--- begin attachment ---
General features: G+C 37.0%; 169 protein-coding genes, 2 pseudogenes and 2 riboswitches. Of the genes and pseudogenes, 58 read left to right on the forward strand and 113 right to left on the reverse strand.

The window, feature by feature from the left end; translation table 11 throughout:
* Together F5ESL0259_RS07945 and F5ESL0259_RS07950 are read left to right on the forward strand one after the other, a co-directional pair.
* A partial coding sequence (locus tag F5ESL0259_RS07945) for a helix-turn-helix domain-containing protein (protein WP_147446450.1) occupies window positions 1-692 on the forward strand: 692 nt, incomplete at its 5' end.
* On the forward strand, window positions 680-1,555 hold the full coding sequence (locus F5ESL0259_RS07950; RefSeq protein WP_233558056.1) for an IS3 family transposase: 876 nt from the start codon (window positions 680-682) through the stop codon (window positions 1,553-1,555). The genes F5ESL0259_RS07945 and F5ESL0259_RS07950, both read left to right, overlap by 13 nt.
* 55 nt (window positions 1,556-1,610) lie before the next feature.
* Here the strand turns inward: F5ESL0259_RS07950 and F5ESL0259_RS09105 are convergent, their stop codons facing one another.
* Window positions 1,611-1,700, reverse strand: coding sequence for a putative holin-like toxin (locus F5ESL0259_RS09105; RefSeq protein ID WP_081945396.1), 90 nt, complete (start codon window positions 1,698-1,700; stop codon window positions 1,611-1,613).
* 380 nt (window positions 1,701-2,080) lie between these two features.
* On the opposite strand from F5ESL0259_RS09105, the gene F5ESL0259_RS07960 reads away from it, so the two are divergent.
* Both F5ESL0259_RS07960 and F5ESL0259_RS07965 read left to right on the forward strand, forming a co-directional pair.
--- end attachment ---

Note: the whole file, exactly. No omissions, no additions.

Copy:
General features: G+C 37.0%; 169 protein-coding genes, 2 pseudogenes and 2 riboswitches. Of the genes and pseudogenes, 58 read left to right on the forward strand and 113 right to left on the reverse strand.

The window, feature by feature from the left end; translation table 11 throughout:
* Together F5ESL0259_RS07945 and F5ESL0259_RS07950 are read left to right on the forward strand one after the other, a co-directional pair.
* A partial coding sequence (locus tag F5ESL0259_RS07945) for a helix-turn-helix domain-containing protein (protein WP_147446450.1) occupies window positions 1-692 on the forward strand: 692 nt, incomplete at its 5' end.
* On the forward strand, window positions 680-1,555 hold the full coding sequence (locus F5ESL0259_RS07950; RefSeq protein WP_233558056.1) for an IS3 family transposase: 876 nt from the start codon (window positions 680-682) through the stop codon (window positions 1,553-1,555). The genes F5ESL0259_RS07945 and F5ESL0259_RS07950, both read left to right, overlap by 13 nt.
* 55 nt (window positions 1,556-1,610) lie before the next feature.
* Here the strand turns inward: F5ESL0259_RS07950 and F5ESL0259_RS09105 are convergent, their stop codons facing one another.
* Window positions 1,611-1,700, reverse strand: coding sequence for a putative holin-like toxin (locus F5ESL0259_RS09105; RefSeq protein ID WP_081945396.1), 90 nt, complete (start codon window positions 1,698-1,700; stop codon window positions 1,611-1,613).
* 380 nt (window positions 1,701-2,080) lie between these two features.
* On the opposite strand from F5ESL0259_RS09105, the gene F5ESL0259_RS07960 reads away from it, so the two are divergent.
* Both F5ESL0259_RS07960 and F5ESL0259_RS07965 read left to right on the forward strand, forming a co-directional pair.